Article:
TG: "What's an example of something you thought would really bug other science fiction writers?"

WG: "Well for instance, the, it's impossible on internal evidence, when you read my novel Neuromancer, to determine whether or not the United States exists as a political entity. You're aware of large corporations, and people have neighborhoods of teenage street gangs, and cities or possibly city-states, and certain cities have merged, you know, Boston, Atlanta and New York are all a part of the same big ugly thing. But you can't tell if the United States exists. And I thought that alone was done in deliberate rection to this overwhelming tendency in American science fiction to see the future as America. And I think at one time the world believed that America was the future, but now the future's gone somewhere else, perhaps to Japan, it's probably on it's way to Singapore soon but I don't think we're `it' anymore."

TG: "You're writing the screenplays to a couple of your own short stories."

WG: "Yeah."

TG: "Are you going to treat technology differently in movies than you do in books once you have the chance to get people to actually build these things that you've only imagined and descibed on paper."

WG: "Oh, no I don't think so. I think I have basically, or for that matter I'm not sure how it is I do treat technology, but it's amazing how quickly this stuff develops. I met some computer special effects people, the last time I was in Hollywood, and they said `Oh we want to do cyberspace for you, this is what it looks like.' And they started showing me things on monitor screens that I couldn't believe, and I said `You can do it! you can do it! it's almost here.' And they said `Oh yeah, definitely, we're gonna be able to do this in a couple years but we just want to fake it right now for the movie so we can do it with this.'"

TG: "You've imagined levels of technology that we have not reached yet. Are you a technologically adept person yourself?"

WG: "No I'm not, I'm a sort of a generalist and I think that..."

TG: "Does that mean you know how to use a toaster, what does that mean?"

WG: "Well I know how to use a toaster and I now know how to use a relatively primtive word processor and I know how to use a telephone but not the really complicated modern ones. But I don't have any specific area of technical expertise and I think in fact that the reason I was able to get away with what I did in Neuromancer is that I knew virtually nothing about computers so I sort of imagined what, not only what computers would be, but I imagined what they are, because I had no hands on experience and I did that through some strange process of decoding what I took to be the rather poetic language of the hackers. And words like interface, sort of leaking into common usage, and you know that's a lovely word and I thought what does that mean so I make up something."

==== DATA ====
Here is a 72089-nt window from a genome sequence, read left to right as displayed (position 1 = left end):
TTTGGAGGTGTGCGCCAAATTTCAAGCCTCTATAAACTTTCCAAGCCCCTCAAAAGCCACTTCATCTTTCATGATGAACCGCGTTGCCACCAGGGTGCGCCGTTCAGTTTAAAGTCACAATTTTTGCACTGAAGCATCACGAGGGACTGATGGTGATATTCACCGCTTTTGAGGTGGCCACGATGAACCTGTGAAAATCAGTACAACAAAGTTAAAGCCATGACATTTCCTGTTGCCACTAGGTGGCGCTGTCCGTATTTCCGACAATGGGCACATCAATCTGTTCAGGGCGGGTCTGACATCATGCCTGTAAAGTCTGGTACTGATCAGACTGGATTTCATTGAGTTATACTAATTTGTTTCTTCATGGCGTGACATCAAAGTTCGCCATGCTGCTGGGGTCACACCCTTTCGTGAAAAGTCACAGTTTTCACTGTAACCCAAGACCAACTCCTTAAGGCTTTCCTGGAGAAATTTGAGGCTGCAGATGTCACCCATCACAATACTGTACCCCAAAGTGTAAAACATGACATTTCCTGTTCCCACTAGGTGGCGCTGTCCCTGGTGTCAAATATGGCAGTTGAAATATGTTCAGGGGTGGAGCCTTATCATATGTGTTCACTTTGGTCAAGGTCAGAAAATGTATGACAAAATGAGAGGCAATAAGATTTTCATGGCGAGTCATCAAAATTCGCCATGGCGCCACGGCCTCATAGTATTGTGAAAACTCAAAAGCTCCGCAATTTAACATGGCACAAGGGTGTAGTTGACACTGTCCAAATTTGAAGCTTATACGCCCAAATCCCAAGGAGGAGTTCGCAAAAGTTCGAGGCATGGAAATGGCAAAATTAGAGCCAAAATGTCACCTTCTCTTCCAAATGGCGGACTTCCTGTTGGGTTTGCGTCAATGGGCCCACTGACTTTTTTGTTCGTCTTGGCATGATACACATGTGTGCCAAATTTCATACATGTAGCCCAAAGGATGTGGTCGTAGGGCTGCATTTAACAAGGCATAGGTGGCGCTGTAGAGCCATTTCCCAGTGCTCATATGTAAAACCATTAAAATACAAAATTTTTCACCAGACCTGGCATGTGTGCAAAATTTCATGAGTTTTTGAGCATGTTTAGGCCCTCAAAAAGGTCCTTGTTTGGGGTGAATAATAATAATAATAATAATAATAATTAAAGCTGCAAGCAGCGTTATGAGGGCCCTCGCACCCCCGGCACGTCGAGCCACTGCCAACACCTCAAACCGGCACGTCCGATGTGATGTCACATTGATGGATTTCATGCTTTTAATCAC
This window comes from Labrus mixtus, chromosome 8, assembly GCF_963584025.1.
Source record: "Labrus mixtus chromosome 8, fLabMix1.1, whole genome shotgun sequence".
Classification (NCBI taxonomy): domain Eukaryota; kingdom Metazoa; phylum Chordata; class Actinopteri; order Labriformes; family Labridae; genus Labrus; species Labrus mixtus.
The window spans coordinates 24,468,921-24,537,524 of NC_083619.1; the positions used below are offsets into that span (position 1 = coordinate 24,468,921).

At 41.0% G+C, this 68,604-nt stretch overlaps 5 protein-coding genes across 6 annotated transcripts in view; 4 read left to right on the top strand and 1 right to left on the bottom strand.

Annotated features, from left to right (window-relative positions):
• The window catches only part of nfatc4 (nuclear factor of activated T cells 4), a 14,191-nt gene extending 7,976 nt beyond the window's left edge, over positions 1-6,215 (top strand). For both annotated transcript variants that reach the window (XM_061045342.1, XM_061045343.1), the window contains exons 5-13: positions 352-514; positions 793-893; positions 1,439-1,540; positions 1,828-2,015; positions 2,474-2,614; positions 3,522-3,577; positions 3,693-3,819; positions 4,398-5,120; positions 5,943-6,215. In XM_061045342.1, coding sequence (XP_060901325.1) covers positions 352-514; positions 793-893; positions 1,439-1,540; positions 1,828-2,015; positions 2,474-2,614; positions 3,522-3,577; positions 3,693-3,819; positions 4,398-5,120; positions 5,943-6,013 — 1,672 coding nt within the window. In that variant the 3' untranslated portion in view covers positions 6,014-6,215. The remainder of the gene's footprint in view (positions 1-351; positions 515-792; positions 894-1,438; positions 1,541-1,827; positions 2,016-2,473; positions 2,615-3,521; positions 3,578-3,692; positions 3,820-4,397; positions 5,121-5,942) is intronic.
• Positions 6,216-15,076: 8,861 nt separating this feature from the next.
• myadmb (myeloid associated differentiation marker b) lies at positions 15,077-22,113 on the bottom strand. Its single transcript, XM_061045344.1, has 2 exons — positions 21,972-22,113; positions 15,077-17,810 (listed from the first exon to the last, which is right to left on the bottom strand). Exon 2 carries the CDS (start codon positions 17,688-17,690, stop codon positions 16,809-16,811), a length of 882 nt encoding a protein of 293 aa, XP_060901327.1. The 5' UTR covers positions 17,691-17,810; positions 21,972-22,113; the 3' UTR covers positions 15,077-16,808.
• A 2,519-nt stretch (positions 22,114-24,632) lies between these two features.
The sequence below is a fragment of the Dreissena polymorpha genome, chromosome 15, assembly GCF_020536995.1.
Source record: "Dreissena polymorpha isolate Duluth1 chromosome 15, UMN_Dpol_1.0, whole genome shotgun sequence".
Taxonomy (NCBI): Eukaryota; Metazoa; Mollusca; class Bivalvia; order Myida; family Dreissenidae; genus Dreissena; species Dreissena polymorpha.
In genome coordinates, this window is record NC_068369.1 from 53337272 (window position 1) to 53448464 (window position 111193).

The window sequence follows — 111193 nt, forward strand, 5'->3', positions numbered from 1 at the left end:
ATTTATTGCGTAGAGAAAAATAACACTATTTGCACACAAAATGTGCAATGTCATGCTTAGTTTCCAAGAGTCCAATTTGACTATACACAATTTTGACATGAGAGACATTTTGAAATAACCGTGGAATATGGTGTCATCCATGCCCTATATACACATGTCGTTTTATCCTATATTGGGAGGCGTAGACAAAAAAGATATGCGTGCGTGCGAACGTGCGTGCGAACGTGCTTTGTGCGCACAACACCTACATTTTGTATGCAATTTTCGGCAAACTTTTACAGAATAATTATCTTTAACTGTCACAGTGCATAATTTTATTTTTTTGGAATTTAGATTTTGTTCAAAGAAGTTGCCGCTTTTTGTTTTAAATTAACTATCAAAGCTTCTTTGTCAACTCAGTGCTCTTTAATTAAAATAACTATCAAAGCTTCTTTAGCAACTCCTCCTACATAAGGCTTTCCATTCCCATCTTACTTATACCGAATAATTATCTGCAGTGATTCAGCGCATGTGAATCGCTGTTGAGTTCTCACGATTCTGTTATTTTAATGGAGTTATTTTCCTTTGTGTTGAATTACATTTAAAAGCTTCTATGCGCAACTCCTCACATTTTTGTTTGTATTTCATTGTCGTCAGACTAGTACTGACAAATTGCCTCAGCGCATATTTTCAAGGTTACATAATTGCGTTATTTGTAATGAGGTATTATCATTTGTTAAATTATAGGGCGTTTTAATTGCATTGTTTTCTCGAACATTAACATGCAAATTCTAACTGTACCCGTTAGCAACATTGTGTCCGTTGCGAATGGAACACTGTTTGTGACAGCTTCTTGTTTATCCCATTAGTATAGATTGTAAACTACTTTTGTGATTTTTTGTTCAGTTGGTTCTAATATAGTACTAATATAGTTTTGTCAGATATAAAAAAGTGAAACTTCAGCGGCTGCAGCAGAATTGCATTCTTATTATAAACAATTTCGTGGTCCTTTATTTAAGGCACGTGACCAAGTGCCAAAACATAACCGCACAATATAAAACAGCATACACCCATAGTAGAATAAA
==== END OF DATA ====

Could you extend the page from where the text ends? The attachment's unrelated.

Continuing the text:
TG: "Do you like words like interface, I mean a lot of people hate words like that cause it's..."

WG: "Oh I think it's the cutting edge of language, really I mean it's one of the points in English where language is evolving, and language is constantly changing."

TG: "Well you're books have added a word to the language in a way you're books have been named `cyberpunk,' what do you think of that new word?"

WG: "Well, that's one I could've done without but that's a very mysterious word, we're still trying to find out who introduced it. It definitley wasn't one of the participants in this alleged literary movement, or phenomena or whatever it is. But I suppose in a way, it's reasonably descriptive, although I don't know what people would think of it when they see it, I mean if I didn't know what it was supposed to mean, I would think it would mean some guy in a mohawk, it's like modems and mohawks, or something. A guy with a mohawk and a mac. A mac II, and though, I don't know, that wasn't what I had in mind I just thought, when I started out doing this stuff I thought I was trying to do what I thought of as being a slightly hipper kind of science fiction."

TG: "Well listen I want to thank you very much for talking with us."

WG: "Well, thank you."

TG: "William Gibson's latest novel Mona Lisa Overdrive is published by Bantam Books. His next book will be a collaboration with science fiction writer Bruce Sterling."

[picture of William Gibson]

Above is a picture of William Gibson at a signing/reading. Found in the newsgroup alt.cyberpunk (I think) in early 1999 or late 1998.

Transcribed by ArtLung: Find out about ArtLung at